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I was checking the news today and I noticed that Conan O'Brien announced that he will have a new show on TBS next fall.

I've been a casual fan of Conan and recent events have definitely been interesting to watch.

3 Key Lessons from Conan O'Brien

Today, though, I had another thought come to me when reading the news. Some great career lessons from the past few months of drama that has happened with Conan.

No Job Is Secure

I think it's safe to say that if Conan had the rug pulled underneath with a contract and all, you should be ready in case your employer tries to something like that to you.

I mentioned this a couple of months ago and shared some traits and habits I noticed about the long term employees.

While you can't prevent a layoff, you can take some steps to strengthen your position in the company.

  • Become a spokesperson for your company. This isn't just for the sales department; being a spokesperson for your company and department makes you a valuable member of the team.
  • Be sure the boss knows your value. Don't ever assume that your manager or boss knows all the hard work you've put in. Speak up and occasionally shoot an email thanking the team for their work and giving great results (cc your boss).
  • Be a team player and lead by example. Sometimes you have to take one for them team and switch from leader mode to worker bee mode. Gain a reputation for being a productive worker.

If the worst case scenario happens and you're laid off or fired, brush up on your interviewing skills and update your resume with your latest and greatest accomplishments.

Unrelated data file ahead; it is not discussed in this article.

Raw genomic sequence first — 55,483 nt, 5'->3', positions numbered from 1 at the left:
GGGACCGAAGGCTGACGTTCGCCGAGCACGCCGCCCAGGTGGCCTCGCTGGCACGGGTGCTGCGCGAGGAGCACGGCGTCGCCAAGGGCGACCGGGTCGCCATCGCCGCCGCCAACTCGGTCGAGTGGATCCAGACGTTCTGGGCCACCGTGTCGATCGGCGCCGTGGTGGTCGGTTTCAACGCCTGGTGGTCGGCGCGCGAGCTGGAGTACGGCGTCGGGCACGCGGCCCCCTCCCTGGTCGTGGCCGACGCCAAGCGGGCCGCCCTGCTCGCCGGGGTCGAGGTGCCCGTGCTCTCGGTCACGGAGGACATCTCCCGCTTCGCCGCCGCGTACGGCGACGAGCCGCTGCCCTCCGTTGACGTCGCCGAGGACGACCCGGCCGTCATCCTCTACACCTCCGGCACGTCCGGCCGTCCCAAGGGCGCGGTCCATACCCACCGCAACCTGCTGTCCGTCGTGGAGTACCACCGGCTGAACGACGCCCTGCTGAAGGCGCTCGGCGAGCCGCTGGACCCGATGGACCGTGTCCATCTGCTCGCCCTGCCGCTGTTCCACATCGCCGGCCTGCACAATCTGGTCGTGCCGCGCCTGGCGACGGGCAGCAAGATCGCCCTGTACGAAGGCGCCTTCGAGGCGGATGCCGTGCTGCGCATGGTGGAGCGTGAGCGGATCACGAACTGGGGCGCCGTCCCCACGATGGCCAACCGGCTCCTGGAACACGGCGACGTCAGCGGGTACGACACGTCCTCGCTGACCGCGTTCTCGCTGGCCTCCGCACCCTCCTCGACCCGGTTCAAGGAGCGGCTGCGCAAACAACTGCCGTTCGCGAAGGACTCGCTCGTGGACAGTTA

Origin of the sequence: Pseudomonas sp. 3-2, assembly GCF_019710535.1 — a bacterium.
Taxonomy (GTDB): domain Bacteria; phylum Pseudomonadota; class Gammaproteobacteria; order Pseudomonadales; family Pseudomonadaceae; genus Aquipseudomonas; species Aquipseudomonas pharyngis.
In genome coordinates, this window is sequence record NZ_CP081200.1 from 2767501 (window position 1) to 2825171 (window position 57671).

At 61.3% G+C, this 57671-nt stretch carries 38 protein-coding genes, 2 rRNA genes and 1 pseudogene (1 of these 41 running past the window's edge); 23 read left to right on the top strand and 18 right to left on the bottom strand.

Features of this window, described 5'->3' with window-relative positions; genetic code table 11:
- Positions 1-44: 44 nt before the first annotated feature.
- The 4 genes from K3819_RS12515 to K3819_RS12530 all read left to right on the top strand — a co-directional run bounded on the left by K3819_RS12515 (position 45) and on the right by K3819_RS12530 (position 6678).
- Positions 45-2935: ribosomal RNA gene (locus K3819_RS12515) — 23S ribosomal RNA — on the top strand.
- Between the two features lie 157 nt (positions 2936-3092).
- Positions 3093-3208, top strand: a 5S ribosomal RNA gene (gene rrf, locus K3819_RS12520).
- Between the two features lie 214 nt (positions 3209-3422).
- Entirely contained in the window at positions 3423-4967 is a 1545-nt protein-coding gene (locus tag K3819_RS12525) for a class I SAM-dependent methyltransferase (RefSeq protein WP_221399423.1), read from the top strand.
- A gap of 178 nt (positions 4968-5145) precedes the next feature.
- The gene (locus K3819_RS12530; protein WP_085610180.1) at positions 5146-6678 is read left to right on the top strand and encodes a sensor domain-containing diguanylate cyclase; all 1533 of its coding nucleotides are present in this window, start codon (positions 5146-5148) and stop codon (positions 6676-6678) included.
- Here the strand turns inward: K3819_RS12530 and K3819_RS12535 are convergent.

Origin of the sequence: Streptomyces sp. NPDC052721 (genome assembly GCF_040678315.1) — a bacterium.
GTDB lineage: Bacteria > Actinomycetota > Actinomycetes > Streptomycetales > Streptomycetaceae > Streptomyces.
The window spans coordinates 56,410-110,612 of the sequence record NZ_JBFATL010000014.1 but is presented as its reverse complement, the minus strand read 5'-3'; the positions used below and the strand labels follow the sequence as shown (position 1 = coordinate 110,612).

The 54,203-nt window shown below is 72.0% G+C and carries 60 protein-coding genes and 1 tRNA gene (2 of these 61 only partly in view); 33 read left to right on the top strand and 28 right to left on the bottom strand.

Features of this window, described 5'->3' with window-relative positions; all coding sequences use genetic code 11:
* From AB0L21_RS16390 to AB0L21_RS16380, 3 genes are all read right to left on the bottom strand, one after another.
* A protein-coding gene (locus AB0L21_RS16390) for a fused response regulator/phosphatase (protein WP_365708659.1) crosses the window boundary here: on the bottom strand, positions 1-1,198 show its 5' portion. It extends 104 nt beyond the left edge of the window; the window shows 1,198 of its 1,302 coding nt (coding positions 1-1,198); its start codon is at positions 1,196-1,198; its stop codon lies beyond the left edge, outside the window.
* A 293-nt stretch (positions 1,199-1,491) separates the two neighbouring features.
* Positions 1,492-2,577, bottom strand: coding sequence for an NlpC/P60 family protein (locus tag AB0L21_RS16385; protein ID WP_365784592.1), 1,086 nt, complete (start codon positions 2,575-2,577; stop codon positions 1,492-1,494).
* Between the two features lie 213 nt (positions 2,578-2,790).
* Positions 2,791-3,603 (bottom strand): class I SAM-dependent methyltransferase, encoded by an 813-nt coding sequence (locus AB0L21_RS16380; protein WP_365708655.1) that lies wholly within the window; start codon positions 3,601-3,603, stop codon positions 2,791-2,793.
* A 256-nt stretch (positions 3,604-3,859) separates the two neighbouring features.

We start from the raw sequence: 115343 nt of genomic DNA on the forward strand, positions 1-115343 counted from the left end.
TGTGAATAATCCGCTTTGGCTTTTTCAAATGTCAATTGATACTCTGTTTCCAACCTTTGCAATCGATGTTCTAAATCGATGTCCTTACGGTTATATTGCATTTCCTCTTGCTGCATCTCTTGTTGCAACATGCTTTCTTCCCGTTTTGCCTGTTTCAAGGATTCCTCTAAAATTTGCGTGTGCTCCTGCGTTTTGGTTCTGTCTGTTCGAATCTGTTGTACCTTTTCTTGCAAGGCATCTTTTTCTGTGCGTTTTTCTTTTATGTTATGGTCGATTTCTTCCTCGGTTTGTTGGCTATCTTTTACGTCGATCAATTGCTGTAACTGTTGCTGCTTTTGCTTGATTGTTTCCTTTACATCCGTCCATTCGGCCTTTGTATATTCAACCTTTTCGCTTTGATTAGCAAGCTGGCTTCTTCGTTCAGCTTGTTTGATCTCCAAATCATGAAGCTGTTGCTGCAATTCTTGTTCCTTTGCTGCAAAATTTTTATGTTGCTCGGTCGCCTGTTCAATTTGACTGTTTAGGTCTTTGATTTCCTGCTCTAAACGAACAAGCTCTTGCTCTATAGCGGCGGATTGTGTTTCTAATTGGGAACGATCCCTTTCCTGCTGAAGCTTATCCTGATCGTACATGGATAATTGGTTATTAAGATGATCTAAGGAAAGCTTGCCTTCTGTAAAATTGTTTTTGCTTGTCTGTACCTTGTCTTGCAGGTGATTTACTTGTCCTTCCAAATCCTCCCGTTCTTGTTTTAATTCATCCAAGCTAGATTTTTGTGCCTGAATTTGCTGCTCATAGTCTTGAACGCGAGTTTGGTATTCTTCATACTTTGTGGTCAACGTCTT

Expand Your Skill Set

Like Conan, some people have been forced by circumstances to consider their career options.

It's tempting to dwell on the negatives, but it won't improve your situation.

No matter what industry you work in, you should try to be on top of your game and be on the look out for new skills that can enhance your career.

The NY Times did a really good write up about how Conan is embracing Social Media and developing his brand online

Conan has been reaching out to fans with Twitter, Facebook, and now with his tour. He's keeping a tour blog to keep fans up to date and in touch.

Someone that could definitely help sharpen his new skills is Gary Vaynerchuck.

Conan had him on his show back in 2007 for a wine tasting demonstration. Even then, Conan thought outside the box and mixed it up on his show.

Has it paid off? I think he's done quite well with selling tickets on his tour and having the new show deal done.

Keep True to Your Core

Conan is a comedian with his own personal style. Whether he was a Simpsons writer, talk show host, or on his comedy tour, he's remained to true to his brand of humor.

He has been loyal to his team and when the writer's strike happened a few years ago, he covered 80 employees' pay until it was over.

Now matter how much technology changes, the fundamentals in business remain the same.  

Know what your professional strengths are and use them to your advantage. Take some additional classes to keep you one step ahead of your competition and build a reputation for being the best in your field.